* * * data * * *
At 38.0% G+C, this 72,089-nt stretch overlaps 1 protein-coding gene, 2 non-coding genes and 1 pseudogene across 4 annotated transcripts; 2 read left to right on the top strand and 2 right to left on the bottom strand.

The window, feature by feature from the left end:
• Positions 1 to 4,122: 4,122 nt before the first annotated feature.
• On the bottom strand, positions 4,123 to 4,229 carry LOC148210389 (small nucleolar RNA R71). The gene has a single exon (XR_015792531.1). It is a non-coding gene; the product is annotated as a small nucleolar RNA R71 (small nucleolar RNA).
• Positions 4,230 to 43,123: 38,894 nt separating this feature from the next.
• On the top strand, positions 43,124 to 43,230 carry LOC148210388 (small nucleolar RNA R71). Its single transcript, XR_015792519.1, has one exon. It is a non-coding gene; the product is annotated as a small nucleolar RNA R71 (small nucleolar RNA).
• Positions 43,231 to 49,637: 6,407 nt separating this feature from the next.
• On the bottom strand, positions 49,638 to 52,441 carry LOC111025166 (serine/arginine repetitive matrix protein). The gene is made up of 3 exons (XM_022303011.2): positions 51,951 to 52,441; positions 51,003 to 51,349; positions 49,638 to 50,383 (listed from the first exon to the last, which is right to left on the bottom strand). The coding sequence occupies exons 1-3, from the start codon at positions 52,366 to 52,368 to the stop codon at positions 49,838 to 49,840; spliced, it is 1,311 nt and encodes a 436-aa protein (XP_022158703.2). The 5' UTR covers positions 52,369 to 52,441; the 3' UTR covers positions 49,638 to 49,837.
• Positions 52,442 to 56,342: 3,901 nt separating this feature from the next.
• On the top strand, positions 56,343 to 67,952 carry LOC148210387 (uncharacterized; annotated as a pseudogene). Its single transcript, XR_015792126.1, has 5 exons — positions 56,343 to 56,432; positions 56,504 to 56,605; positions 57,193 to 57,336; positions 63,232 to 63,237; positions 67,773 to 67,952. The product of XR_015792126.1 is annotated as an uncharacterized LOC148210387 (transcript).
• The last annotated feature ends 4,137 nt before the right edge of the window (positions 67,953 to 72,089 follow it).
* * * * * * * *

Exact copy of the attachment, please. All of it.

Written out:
At 38.0% G+C, this 72,089-nt stretch overlaps 1 protein-coding gene, 2 non-coding genes and 1 pseudogene across 4 annotated transcripts; 2 read left to right on the top strand and 2 right to left on the bottom strand.

The window, feature by feature from the left end:
• Positions 1 to 4,122: 4,122 nt before the first annotated feature.
• On the bottom strand, positions 4,123 to 4,229 carry LOC148210389 (small nucleolar RNA R71). The gene has a single exon (XR_015792531.1). It is a non-coding gene; the product is annotated as a small nucleolar RNA R71 (small nucleolar RNA).
• Positions 4,230 to 43,123: 38,894 nt separating this feature from the next.
• On the top strand, positions 43,124 to 43,230 carry LOC148210388 (small nucleolar RNA R71). Its single transcript, XR_015792519.1, has one exon. It is a non-coding gene; the product is annotated as a small nucleolar RNA R71 (small nucleolar RNA).
• Positions 43,231 to 49,637: 6,407 nt separating this feature from the next.
• On the bottom strand, positions 49,638 to 52,441 carry LOC111025166 (serine/arginine repetitive matrix protein). The gene is made up of 3 exons (XM_022303011.2): positions 51,951 to 52,441; positions 51,003 to 51,349; positions 49,638 to 50,383 (listed from the first exon to the last, which is right to left on the bottom strand). The coding sequence occupies exons 1-3, from the start codon at positions 52,366 to 52,368 to the stop codon at positions 49,838 to 49,840; spliced, it is 1,311 nt and encodes a 436-aa protein (XP_022158703.2). The 5' UTR covers positions 52,369 to 52,441; the 3' UTR covers positions 49,638 to 49,837.
• Positions 52,442 to 56,342: 3,901 nt separating this feature from the next.
• On the top strand, positions 56,343 to 67,952 carry LOC148210387 (uncharacterized; annotated as a pseudogene). Its single transcript, XR_015792126.1, has 5 exons — positions 56,343 to 56,432; positions 56,504 to 56,605; positions 57,193 to 57,336; positions 63,232 to 63,237; positions 67,773 to 67,952. The product of XR_015792126.1 is annotated as an uncharacterized LOC148210387 (transcript).
• The last annotated feature ends 4,137 nt before the right edge of the window (positions 67,953 to 72,089 follow it).